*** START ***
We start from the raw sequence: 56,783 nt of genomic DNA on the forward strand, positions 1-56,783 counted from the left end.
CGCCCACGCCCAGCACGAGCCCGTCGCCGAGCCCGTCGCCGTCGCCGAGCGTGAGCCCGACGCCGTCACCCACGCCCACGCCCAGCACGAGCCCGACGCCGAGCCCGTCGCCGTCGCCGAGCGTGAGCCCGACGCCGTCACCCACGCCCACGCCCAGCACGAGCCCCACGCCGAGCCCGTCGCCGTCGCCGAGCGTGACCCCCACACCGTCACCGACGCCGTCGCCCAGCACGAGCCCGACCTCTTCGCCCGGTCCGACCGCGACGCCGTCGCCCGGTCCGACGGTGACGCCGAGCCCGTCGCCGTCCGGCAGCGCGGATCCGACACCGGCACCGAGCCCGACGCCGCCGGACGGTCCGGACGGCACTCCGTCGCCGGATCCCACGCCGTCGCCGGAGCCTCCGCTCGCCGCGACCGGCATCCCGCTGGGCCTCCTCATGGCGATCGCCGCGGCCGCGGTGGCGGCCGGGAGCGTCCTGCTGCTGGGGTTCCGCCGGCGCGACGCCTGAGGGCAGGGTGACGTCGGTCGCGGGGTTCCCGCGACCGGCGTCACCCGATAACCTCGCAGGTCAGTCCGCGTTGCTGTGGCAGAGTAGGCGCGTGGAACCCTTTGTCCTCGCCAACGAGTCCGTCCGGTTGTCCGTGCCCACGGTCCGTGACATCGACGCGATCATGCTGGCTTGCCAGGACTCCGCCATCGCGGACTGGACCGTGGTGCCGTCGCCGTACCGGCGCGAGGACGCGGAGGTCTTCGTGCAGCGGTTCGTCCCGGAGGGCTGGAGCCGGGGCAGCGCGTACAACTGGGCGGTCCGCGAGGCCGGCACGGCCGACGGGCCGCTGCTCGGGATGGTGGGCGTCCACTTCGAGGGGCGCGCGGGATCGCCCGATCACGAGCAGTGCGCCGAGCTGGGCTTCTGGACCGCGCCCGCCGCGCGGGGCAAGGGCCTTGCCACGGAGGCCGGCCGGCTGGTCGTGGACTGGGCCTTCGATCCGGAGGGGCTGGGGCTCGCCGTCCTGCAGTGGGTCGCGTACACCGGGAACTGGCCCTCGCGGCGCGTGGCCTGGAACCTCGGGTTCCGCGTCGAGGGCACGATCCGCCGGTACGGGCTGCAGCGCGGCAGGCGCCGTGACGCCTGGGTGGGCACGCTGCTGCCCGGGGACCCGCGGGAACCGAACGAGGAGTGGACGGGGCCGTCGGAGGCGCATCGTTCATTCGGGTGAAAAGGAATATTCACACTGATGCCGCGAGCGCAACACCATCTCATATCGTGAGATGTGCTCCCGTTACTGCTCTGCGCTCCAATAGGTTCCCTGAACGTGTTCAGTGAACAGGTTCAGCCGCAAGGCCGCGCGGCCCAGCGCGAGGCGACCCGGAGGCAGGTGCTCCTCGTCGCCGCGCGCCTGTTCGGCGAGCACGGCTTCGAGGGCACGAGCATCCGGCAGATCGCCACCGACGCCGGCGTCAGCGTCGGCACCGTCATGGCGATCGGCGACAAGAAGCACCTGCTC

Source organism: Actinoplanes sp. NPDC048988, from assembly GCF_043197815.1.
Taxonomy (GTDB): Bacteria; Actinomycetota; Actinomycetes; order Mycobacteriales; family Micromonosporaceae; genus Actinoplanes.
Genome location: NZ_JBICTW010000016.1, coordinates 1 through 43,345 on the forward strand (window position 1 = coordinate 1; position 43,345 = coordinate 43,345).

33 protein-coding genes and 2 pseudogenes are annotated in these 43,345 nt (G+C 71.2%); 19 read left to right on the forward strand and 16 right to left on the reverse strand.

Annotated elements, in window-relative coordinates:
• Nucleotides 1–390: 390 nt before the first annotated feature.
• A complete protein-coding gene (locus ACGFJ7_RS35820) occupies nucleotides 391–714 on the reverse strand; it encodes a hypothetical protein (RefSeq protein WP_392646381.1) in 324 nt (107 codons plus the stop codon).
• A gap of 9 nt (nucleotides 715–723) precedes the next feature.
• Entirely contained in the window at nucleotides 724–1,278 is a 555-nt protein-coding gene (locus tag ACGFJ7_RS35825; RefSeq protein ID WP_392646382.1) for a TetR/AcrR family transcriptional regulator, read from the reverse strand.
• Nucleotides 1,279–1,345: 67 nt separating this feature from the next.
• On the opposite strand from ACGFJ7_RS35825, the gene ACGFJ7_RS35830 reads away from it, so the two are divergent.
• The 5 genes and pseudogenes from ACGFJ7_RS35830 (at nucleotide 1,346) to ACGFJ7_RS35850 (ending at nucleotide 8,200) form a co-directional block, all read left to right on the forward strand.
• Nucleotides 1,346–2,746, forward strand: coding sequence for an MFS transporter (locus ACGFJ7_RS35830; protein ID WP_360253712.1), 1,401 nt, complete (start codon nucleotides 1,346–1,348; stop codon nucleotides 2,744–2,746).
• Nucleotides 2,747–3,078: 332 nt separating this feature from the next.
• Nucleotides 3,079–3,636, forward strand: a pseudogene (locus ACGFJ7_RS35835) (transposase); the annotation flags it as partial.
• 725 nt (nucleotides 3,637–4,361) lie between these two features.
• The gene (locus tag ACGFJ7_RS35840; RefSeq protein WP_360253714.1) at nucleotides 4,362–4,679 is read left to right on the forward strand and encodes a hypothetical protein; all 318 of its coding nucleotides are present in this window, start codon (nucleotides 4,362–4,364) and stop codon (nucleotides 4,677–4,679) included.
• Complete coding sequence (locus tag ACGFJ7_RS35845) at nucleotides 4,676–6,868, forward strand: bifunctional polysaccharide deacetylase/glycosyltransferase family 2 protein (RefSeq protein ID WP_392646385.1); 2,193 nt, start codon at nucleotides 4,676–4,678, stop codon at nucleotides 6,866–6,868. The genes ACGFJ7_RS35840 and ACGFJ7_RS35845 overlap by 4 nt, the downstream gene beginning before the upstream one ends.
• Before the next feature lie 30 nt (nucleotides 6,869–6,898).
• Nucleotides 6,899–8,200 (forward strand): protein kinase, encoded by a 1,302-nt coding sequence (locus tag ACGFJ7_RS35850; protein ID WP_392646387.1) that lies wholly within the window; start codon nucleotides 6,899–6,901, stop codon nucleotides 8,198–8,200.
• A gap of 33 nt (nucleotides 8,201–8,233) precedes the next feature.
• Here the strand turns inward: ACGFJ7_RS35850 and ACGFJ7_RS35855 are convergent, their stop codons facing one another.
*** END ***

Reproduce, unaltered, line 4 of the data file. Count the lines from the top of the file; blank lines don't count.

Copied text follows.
Taxonomy (GTDB): Bacteria; Actinomycetota; Actinomycetes; order Mycobacteriales; family Micromonosporaceae; genus Actinoplanes.